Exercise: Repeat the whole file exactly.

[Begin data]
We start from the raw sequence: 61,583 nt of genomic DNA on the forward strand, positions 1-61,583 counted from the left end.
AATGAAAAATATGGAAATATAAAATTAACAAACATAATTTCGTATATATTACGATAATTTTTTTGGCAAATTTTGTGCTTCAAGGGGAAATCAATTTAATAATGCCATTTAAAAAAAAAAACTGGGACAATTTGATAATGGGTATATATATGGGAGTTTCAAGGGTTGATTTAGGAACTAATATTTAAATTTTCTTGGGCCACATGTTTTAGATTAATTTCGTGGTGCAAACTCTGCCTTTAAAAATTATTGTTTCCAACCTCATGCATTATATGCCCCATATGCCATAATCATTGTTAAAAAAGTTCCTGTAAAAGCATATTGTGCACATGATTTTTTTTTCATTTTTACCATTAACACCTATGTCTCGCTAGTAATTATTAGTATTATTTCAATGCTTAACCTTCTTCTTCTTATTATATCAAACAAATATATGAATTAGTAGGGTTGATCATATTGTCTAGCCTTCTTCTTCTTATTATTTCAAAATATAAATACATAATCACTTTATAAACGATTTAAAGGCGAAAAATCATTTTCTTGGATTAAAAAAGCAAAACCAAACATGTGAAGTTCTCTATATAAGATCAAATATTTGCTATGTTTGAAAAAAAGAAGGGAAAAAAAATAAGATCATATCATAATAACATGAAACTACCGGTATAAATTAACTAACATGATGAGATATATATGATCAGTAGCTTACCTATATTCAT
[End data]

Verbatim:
We start from the raw sequence: 61,583 nt of genomic DNA on the forward strand, positions 1-61,583 counted from the left end.
AATGAAAAATATGGAAATATAAAATTAACAAACATAATTTCGTATATATTACGATAATTTTTTTGGCAAATTTTGTGCTTCAAGGGGAAATCAATTTAATAATGCCATTTAAAAAAAAAAACTGGGACAATTTGATAATGGGTATATATATGGGAGTTTCAAGGGTTGATTTAGGAACTAATATTTAAATTTTCTTGGGCCACATGTTTTAGATTAATTTCGTGGTGCAAACTCTGCCTTTAAAAATTATTGTTTCCAACCTCATGCATTATATGCCCCATATGCCATAATCATTGTTAAAAAAGTTCCTGTAAAAGCATATTGTGCACATGATTTTTTTTTCATTTTTACCATTAACACCTATGTCTCGCTAGTAATTATTAGTATTATTTCAATGCTTAACCTTCTTCTTCTTATTATATCAAACAAATATATGAATTAGTAGGGTTGATCATATTGTCTAGCCTTCTTCTTCTTATTATTTCAAAATATAAATACATAATCACTTTATAAACGATTTAAAGGCGAAAAATCATTTTCTTGGATTAAAAAAGCAAAACCAAACATGTGAAGTTCTCTATATAAGATCAAATATTTGCTATGTTTGAAAAAAAGAAGGGAAAAAAAATAAGATCATATCATAATAACATGAAACTACCGGTATAAATTAACTAACATGATGAGATATATATGATCAGTAGCTTACCTATATTCAT